In the third full week of October 2016, the S&P 500 ended higher than it closed in Week 2 of October 2016.
And yet, the week had something of a downcast to it, as can be seen in our alternative futures chart.
As expected, our futures-based model's projections of the alternate paths the S&P 500 would be likely to take based on how far forward in time investors are looking was off target, which is a result of our standard model's use of historic stock prices as the base reference points from which it projects future stock prices. In this case, the indicated trajectories for the period from 18 October 2016 to 21 November 2016 represents an echo of the noisy volatility that the S&P 500 experienced a year ago.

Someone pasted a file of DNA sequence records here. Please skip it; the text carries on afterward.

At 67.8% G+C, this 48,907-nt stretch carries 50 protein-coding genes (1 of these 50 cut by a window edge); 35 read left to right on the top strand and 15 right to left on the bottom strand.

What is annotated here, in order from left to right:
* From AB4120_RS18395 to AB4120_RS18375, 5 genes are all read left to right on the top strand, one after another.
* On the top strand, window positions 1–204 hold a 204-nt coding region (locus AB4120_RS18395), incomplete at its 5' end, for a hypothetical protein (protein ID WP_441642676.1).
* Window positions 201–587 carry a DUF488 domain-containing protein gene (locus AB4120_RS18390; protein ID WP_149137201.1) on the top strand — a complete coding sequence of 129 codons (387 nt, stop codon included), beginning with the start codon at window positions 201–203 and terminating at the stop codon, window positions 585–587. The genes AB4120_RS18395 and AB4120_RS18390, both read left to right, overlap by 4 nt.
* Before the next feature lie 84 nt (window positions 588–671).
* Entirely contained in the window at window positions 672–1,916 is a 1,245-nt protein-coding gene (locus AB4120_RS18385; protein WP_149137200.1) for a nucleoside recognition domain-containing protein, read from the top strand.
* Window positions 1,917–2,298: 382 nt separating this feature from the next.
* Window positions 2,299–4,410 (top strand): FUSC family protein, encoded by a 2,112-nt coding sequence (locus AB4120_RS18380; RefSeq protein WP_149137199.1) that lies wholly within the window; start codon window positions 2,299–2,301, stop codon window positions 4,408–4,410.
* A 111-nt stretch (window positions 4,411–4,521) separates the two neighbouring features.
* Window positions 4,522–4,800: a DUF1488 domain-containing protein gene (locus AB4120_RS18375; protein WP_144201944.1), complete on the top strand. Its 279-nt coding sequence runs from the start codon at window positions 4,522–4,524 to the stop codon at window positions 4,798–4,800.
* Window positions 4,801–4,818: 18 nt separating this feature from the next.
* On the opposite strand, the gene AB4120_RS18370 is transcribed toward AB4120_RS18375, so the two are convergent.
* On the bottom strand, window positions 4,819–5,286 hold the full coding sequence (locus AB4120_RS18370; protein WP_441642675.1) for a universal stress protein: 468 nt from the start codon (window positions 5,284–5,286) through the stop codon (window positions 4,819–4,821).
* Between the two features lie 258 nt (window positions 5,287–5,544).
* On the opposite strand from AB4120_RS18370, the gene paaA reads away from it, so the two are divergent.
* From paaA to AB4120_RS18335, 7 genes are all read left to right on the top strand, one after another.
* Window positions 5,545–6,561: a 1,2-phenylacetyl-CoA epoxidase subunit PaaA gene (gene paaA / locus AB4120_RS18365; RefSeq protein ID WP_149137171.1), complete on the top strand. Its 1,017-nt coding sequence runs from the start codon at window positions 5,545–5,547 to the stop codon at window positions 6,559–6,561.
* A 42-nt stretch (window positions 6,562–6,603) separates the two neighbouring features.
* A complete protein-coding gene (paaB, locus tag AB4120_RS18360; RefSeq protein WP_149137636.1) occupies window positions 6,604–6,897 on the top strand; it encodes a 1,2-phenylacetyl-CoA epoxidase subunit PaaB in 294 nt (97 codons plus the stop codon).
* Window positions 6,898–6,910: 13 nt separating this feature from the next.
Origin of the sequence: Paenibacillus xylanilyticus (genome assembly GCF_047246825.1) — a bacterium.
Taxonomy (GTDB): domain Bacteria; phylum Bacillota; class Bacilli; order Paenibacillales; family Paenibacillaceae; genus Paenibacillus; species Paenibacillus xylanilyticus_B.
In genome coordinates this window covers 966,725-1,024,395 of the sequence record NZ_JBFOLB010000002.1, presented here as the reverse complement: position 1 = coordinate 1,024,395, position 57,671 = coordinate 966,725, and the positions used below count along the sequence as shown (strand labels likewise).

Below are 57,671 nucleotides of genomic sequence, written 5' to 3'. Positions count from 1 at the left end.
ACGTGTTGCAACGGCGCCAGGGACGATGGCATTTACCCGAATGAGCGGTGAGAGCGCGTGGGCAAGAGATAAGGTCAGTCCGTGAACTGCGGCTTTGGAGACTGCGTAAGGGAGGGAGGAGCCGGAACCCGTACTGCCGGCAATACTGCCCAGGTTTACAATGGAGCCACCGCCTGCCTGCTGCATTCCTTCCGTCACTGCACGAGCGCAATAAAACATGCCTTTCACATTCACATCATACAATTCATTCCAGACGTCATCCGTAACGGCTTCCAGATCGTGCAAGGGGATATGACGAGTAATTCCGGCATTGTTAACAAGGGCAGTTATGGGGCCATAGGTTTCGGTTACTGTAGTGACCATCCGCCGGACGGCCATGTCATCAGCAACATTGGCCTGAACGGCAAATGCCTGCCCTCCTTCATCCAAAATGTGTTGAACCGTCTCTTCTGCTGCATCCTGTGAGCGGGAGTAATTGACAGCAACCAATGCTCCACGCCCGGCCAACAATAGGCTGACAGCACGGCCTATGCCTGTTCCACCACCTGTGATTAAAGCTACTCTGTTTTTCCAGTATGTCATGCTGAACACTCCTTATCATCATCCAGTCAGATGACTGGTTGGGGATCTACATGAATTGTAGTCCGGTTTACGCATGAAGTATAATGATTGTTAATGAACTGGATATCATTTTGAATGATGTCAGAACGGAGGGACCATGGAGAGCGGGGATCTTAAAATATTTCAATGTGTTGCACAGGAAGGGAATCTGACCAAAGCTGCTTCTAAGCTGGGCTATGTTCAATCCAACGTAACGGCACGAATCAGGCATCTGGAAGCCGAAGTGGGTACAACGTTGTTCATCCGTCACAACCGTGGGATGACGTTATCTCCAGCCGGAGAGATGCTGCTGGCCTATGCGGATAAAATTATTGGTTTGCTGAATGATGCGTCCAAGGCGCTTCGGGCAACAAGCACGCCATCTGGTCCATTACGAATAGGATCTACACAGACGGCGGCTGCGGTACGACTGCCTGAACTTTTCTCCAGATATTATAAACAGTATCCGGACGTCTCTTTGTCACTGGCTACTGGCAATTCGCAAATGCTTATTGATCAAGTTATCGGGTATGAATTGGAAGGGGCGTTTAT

However, our “connect-the-dots” method of compensating for the echo effect to improve the accuracy of our forecast trajectory appears to be working – at least through the first several days in which we would need it to!
But it will need to continue working over the next four weeks for it to be really worthwhile. Until then, we suspect that how we visualized the connected dots trajectory in the chart above is what really gives the week its downcast feel.
Speaking of which, here are the headlines that caught our attention during Week 3 of October 2016.
Barry Ritholtz succinctly summarizes the positives and negatives of the week's market and economic news.